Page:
This topic covers the Emergency Action Plan (EAP), which is a written plan designed to facilitate and organize employee actions, including evacuation, during a workplace emergency.
OSHA strongly recommends that all businesses have an EAP. An employer must have an EAP for its facilities whenever a specific OSHA standard requires one—for example, in any facility with fixed extinguishing systems and fire detection systems. Examples of emergencies covered under the EAP rule include fires, spills, natural disasters, toxic gas releases, radiological accidents, explosions, and workplace violence. Employers should perform a hazard assessment to identify potential dangers that warrant an EAP.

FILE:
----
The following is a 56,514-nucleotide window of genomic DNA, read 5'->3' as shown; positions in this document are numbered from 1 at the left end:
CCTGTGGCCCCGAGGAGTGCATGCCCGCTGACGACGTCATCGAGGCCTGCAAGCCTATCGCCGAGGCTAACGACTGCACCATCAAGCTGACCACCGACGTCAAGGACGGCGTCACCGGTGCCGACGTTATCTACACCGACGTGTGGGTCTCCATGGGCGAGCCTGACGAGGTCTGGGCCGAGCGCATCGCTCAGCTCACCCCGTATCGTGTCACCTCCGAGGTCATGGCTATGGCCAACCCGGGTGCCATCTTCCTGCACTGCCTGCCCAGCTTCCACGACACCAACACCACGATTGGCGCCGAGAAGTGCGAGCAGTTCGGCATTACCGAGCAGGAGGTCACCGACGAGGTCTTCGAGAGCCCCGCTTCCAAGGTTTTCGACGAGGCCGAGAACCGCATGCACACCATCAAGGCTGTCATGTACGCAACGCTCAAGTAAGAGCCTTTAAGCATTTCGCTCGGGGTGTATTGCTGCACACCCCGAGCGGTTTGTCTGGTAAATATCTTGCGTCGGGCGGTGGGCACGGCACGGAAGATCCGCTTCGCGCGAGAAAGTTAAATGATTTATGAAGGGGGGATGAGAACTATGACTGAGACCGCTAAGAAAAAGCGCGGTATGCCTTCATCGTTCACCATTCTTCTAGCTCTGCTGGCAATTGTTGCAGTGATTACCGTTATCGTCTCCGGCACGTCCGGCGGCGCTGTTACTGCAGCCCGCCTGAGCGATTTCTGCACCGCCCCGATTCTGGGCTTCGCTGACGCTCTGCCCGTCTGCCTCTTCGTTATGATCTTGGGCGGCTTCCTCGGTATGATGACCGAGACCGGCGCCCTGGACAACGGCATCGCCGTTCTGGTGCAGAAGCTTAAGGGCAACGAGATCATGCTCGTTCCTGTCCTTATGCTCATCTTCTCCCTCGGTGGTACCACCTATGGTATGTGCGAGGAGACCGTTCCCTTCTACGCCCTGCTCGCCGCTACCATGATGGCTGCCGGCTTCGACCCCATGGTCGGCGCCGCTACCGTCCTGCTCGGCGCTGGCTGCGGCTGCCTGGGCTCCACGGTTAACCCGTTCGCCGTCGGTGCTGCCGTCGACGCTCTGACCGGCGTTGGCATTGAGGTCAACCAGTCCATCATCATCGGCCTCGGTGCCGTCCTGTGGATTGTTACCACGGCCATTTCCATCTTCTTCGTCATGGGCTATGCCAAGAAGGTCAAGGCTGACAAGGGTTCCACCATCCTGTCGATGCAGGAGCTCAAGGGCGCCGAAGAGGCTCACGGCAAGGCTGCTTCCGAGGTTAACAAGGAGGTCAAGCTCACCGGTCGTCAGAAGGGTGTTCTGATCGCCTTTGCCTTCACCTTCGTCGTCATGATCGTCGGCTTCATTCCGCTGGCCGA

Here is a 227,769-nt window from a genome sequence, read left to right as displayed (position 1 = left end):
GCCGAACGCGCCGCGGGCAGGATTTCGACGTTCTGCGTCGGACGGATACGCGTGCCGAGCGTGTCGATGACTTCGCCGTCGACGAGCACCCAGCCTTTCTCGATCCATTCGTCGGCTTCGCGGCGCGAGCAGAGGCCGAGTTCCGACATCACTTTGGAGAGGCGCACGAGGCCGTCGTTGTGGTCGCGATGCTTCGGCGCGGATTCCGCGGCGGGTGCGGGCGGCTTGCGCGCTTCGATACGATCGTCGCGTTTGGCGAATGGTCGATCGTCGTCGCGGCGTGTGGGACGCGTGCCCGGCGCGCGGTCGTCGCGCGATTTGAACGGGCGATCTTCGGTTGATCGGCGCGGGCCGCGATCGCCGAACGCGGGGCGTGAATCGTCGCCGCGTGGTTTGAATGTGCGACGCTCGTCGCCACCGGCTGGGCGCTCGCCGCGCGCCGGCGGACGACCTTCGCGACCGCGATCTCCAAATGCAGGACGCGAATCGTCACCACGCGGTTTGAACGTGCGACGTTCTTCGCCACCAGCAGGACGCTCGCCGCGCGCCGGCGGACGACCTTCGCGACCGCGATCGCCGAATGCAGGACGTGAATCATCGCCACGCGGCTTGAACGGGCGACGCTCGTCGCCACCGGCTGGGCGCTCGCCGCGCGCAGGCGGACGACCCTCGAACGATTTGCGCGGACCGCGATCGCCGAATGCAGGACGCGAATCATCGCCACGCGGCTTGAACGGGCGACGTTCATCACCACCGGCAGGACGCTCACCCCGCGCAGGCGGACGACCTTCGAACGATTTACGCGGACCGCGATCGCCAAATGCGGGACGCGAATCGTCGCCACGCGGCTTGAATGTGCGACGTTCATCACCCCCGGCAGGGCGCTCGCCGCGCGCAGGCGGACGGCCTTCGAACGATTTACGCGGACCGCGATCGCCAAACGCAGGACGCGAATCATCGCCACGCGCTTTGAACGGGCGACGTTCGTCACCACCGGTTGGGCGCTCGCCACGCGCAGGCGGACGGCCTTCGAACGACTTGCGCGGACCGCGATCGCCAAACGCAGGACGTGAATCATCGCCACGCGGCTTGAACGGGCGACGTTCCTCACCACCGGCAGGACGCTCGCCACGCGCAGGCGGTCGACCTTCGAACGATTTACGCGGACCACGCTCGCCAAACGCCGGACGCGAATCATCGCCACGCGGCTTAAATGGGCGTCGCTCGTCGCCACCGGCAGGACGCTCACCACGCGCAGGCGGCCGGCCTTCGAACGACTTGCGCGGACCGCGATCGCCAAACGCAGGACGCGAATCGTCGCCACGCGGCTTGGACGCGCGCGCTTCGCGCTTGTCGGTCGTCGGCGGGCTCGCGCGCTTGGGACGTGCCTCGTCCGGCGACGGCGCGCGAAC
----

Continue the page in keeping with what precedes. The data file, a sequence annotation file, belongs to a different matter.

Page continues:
For related resources and training materials, refer to the following topics:
- Emergency Preparedness for information on OSHA’s emergency preparedness and response rules
- Exit Routes for information on OSHA requirements for exit routes
- Fire Prevention for information on Fire Prevention Plans (FPPs) and other fire safety measures
- ADA for information on provisions for persons with disabilities during emergencies and evacuations